These Are the Common Elbow Injuries Workers Face
November 19th, 2020
Even though society has developed from an agrarian one to a more technologically developed one, workplace injuries are still as common as they were back in the labor-intensive days.
This is due to the highly repetitive tasks that workers undertake, and the unsuitable, non-ergonomic conditions that they are undertaken in.
The Bureau of Labor Statistics (BLS) reported that in 2019, there were 2.8 million nonfatal workplace injuries and illnesses, which includes elbow injuries. This is unchanged from 2018.
But the incidence rate of workplace injuries is still high enough to matter – 2.8 cases per 100 full-time equivalent workers (FTE).
Read on to see what the most common elbow injuries are and how to recognize some elbow injury symptoms.
Repetitive Stress Injury
When you have a highly repetitive job, for example, hammering, throwing baseballs/footballs, demolitions, etc., this causes your bodily systems great physical stress. If you work around or with heavy machinery, that stresses your joints as well.
If you had enough time between tasks to recover, your body would be able to heal the micro-tears in your ligaments and tendons. But what happens in our high-stress, fast-paced work, and home environments, is that we don’t get this recovery time.
We keep on putting a physical burden upon our joints, ligaments, and tendons. This causes them to breakdown, as they are unable to sustain the injury for too long. They might recover a bit if we take a couple of days off, but then we are back at it again!
Repetitive stress injuries are hard to fix, because the main issue here is that you keep on going back to a job that causes stress in the first place. These kinds of injuries aren’t only affecting blue-collar workers, but office workers as well.
Sitting at a desk, and typing away for hours on end, without adequate stretching, causes your shoulders, elbows, and ankles to deteriorate.
Bursitis is caused by repetitive motions or positions that put an inordinate amount of stress on the elbow joints.
This could be something like throwing a baseball repeatedly, sitting while leaning on your elbow for a long time, or scrubbing the floors or laying down carpet.
It’s the repetitive action that causes injury or trauma to the elbows. And this shows up as swollen, red, or painful elbow joints, inflammation, stiffness, and pain when you move the elbow.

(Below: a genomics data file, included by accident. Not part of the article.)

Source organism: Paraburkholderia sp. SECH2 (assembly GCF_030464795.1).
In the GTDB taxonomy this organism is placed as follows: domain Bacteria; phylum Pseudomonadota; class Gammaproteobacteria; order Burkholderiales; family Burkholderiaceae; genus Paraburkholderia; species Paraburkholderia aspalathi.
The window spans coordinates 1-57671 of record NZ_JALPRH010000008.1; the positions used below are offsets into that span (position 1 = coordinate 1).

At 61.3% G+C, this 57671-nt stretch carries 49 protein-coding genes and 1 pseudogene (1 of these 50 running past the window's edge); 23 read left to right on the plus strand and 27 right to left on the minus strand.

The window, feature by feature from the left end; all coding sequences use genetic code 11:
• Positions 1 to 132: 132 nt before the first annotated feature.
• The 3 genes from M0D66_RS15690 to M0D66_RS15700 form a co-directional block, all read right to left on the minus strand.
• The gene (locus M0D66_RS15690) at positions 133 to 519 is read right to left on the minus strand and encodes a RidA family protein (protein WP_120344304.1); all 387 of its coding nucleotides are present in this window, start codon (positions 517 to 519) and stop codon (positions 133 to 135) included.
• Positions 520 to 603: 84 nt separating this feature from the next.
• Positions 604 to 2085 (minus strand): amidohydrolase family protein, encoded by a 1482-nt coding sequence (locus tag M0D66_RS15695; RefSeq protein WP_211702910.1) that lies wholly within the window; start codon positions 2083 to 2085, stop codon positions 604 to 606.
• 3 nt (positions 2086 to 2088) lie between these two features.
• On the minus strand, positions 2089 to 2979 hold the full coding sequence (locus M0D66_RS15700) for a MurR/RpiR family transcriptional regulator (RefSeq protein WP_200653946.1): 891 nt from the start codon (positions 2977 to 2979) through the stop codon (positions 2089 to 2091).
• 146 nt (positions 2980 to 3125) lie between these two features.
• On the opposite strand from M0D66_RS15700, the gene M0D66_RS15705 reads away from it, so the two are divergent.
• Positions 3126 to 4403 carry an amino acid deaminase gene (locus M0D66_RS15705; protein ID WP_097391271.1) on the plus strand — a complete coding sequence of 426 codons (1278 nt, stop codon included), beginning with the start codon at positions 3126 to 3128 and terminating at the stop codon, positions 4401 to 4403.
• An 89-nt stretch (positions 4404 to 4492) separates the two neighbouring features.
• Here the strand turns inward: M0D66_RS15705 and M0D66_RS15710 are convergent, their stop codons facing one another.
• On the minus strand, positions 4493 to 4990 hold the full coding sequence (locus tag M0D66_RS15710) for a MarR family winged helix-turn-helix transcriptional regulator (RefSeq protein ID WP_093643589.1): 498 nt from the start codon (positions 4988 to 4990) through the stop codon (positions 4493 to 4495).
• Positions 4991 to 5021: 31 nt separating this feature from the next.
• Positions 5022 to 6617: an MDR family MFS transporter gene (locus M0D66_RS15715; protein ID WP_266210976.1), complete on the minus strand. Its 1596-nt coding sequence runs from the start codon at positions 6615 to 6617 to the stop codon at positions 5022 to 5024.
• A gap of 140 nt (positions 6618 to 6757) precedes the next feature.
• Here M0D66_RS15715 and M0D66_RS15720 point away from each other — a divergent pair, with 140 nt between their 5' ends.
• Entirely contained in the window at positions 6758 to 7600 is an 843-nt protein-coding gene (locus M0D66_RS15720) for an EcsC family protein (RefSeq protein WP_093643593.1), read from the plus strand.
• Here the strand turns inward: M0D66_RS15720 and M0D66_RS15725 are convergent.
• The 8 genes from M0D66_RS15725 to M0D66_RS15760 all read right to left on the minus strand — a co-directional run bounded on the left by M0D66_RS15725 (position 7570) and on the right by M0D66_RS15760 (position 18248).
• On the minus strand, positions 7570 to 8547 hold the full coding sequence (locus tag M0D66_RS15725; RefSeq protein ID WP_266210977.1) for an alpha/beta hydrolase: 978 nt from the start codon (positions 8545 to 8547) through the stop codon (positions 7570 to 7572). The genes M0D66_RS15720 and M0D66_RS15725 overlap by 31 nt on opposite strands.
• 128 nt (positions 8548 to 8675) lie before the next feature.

The main way to heal Bursitis is to give it time to heal, to rest, but this is something a lot of workers cannot afford to do. Elbow injuries start small, but then as time goes on, and you keep on putting trauma on the elbow, it gets worse and worse.
It’s time to go see a doctor when you have sharp shooting pains in your elbow, your disabling joint pain, or it’s excessively swollen, red, or inflamed. It’s better to be safe than sorry in such cases.
Also, it’s a great idea to go to the doctor and keep records of your elbow injuries, in case you have to apply for worker’s compensation later. Proper documentation will ensure your claim gets approved quicker and without much hassle.
Golfer’s Elbow and Tennis Elbow
Golfer’s Elbow is a condition when you feel pain where the tendons of your forearm connect to the bony part of your inner elbow. Tennis Elbow is almost the same, but the pain occurs on the outside of your elbow.
These are both caused by repetitive stress to your elbow joint. As the name implies, they were initially noticed in golf and tennis players. Their repetitive swinging action of the arms, to hit the golf ball or the tennis ball, causes these in players.
If you clench your fingers tight, this can cause your elbow to feel sore as well. The entire network of fingers, wrist, forearm, and elbow is tightly interconnected.
Some elbow injury symptoms to watch out for are pain or tenderness on the inside or outside of the elbow, numbness or tingling in the fingers, stiffness in the elbows, or weakness in the hands or wrists.
If you are having a hard time holding even a pencil to write something down, it’s time for you to go visit a doctor. Also, go see a doctor, if your elbow starts looking deformed, red, or swollen, or if you can’t bend it anymore.
Of course, sports players who have repetitive actions will get these elbow injuries – but also construction workers, plumbers, and carpenters, who are constantly using their hands, elbows, and wrists to do repetitive actions, like hammering, and more.
If you cannot avoid the repetitive action completely by finding a new occupation or moving to a more ergonomic situation, then it’s time for you to take some preventative measures.
Start working on your forearm muscles, by strengthening them. Squeeze a tennis ball while you watch television or do some lightweight training.
Also, start stretching your arms, wrists, and shoulders before you start your workday and your repetitive actions. This way your joints and tendons will have some solace before you start stressing them.
If you are the kind of person who slouches when they sit at their desk or don’t lift heavy items by bending your hips or knees, then you need to work on your form. Proper form during work hours can mean the difference between having elbow injuries or not.
Finally, you need to learn to rest your joints and allow them time to recover and recuperate. You are not a machine – you are a biological being that needs time to rest and relax.
Elbow Injuries Are Common in Jobs With Repetitive Actions
If you have an office job, you might be thinking that you don’t have to worry about elbow injuries. But if you spend all your days with your elbows resting on your chair’s armrests, you need to rethink your sitting form.
Elbow injuries are preventable. Take the proper measures to avoid getting injured in your workplace.
If you would like to set up an appointment for an upper extremity occupational therapy session in the Queens and Bronx region, please check out our website.